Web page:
ART OF MODERN ROCK: THE POSTER EXPLOSION
By Paul Grushkin and Dennis King
(Chronicle Books, 492 pages)
"It was our ambition to increase the public's visual-anxiety quotient." Jim Evans, TAZ
In 1987, Paul Grushkin produced The Art of Rock: Posters From Presley to Punk. That book chronicled what then seemed to be a soon-to-be extinct art form: the rock poster. The posters that promoted rock shows in the 1960s and 1970s were some of the century's most inventive and vibrant public-oriented graphic art. Somehow, the scrappy DIY ethic of punk rock and an ever-centralizing record business oddly worked together to help dismantle the tradition. Able to dash off hundreds of appropriately raw fliers on a copy machine, punk rockers turned their backs on the flashy graphic approaches of the previous decades as assuredly as they refused to traffic in concept albums and fourth chords. Likewise, the profit-takers at the major record labels focused their energies on billboards, magazine ads and mass-produced photographic posters, leaving graphic design as the sole purview of album-art departments.
It was into this vacuum that Grushkin's first book was thrust, and at the time, it seemed like a eulogy for an art form. And perhaps it was. But, like they say, nothing is better for art than dying, and the death throes of rock & roll poster art combined with the upwelling of a vibrant, underground movement of post-punk art-rock in cities like Austin and Seattle to turn a funeral march into a clarion call for a new generation of poster artists. (It also did a good job of kick-starting the market for these posters as collectibles.)
In the years since The Art of Rock was published, Frank Kozik, Coop, Art Chantry, the TAZ collective and scores of other artists have crafted a visual vocabulary that has defined the last decade and a half of rock & roll as surely as bands like Sonic Youth and Nirvana created its soundtrack.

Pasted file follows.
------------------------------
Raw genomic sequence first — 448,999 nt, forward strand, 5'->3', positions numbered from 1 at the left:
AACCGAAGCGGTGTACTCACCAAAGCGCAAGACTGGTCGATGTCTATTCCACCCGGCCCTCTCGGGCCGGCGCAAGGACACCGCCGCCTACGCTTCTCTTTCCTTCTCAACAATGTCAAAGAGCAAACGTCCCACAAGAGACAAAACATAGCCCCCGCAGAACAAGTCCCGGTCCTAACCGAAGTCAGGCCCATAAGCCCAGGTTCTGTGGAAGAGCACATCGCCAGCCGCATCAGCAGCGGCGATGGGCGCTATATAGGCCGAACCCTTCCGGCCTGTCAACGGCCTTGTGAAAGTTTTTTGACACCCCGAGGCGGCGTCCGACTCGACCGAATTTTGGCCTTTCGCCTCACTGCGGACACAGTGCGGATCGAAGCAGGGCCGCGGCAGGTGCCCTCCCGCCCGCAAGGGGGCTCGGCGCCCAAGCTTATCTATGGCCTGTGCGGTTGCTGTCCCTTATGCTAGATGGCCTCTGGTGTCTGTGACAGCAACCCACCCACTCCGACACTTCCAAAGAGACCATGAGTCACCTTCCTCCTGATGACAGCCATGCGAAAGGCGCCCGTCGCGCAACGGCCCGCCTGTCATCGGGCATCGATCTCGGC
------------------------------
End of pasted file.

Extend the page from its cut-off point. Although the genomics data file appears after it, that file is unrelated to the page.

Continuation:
There were about 8,000 submissions to Grushkin for inclusion in Art of Modern Rock: The Poster Explosion which has been at least a three-year project and although it feels like nearly every one of them is included, that's not the case. There are "only" 1,800 or so, including some excellent work from Orlando poster designers Greg Reinel (www.stainboy reinel.com), Jeff Matz (www.luredesigninc.com) and Thomas Scott (www.eyenoise.com), and that means that a number of worthwhile artists were left out. Nonetheless, the visually explosive presentation of what actually made it into the book it's printed in bright and beautiful colors and, being an 11-by-13-inch book, most of the posters are reproduced at respectably large sizes makes up for any such deficiencies.
Whether Derek Hess' textured darkness, the disjointed visual assault of the Aesthetic Apparatus studio or the retro-abstraction of artists such as Jeff Kleinsmith and Jason Munn, there are an astonishing number of different styles on display in The Poster Explosion. Though quite a few subscribe to what's become the new formalism in rock poster art the fast cars/big tits/funny devils/scary teddy bears school of design the images explode with individuality, rebelliousness and, most importantly, fun. The book is smartly organized and peppered with just enough information to make it feel like you're reading something besides ticket prices and show times. And by the time you make it through the book once, you'll have three questions: 1) Why didn't I fly to San Francisco for the 1999 New Year's Eve show that featured Mr. Bungle, the Melvins, Nomeansno, Fantômas and the Kids of Widney High? John Seabury's poster will still make you want to go. 2) Who the hell were all these fourth-rate opening bands Wax? Ruth Ruth? What were we thinking? And 3) Where can I buy some of these posters?